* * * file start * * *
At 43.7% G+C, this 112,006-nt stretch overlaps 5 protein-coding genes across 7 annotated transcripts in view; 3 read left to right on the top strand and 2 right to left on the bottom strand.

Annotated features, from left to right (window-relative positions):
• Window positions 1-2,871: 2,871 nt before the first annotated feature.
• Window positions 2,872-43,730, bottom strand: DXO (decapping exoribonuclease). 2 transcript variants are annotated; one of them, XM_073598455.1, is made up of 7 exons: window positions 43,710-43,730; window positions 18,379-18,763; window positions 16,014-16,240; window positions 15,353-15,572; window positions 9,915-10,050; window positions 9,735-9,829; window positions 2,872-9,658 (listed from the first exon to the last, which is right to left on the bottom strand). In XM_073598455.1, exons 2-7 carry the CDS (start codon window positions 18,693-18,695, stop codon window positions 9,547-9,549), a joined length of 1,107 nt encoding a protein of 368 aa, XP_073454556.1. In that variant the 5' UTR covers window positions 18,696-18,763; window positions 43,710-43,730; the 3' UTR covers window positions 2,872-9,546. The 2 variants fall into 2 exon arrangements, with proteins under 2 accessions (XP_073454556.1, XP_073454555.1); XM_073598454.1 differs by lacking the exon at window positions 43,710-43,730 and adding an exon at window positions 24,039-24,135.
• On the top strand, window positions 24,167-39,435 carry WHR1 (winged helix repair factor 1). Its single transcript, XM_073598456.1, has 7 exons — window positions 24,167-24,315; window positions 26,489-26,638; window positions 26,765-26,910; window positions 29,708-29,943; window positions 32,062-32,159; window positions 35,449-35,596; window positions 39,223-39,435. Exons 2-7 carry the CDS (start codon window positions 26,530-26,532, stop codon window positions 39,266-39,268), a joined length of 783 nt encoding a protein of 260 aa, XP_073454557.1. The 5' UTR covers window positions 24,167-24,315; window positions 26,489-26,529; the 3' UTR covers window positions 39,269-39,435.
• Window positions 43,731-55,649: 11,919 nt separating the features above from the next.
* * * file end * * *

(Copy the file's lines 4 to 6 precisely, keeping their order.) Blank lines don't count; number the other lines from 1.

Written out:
• Window positions 2,872-43,730, bottom strand: DXO (decapping exoribonuclease). 2 transcript variants are annotated; one of them, XM_073598455.1, is made up of 7 exons: window positions 43,710-43,730; window positions 18,379-18,763; window positions 16,014-16,240; window positions 15,353-15,572; window positions 9,915-10,050; window positions 9,735-9,829; window positions 2,872-9,658 (listed from the first exon to the last, which is right to left on the bottom strand). In XM_073598455.1, exons 2-7 carry the CDS (start codon window positions 18,693-18,695, stop codon window positions 9,547-9,549), a joined length of 1,107 nt encoding a protein of 368 aa, XP_073454556.1. In that variant the 5' UTR covers window positions 18,696-18,763; window positions 43,710-43,730; the 3' UTR covers window positions 2,872-9,546. The 2 variants fall into 2 exon arrangements, with proteins under 2 accessions (XP_073454556.1, XP_073454555.1); XM_073598454.1 differs by lacking the exon at window positions 43,710-43,730 and adding an exon at window positions 24,039-24,135.
• On the top strand, window positions 24,167-39,435 carry WHR1 (winged helix repair factor 1). Its single transcript, XM_073598456.1, has 7 exons — window positions 24,167-24,315; window positions 26,489-26,638; window positions 26,765-26,910; window positions 29,708-29,943; window positions 32,062-32,159; window positions 35,449-35,596; window positions 39,223-39,435. Exons 2-7 carry the CDS (start codon window positions 26,530-26,532, stop codon window positions 39,266-39,268), a joined length of 783 nt encoding a protein of 260 aa, XP_073454557.1. The 5' UTR covers window positions 24,167-24,315; window positions 26,489-26,529; the 3' UTR covers window positions 39,269-39,435.
• Window positions 43,731-55,649: 11,919 nt separating the features above from the next.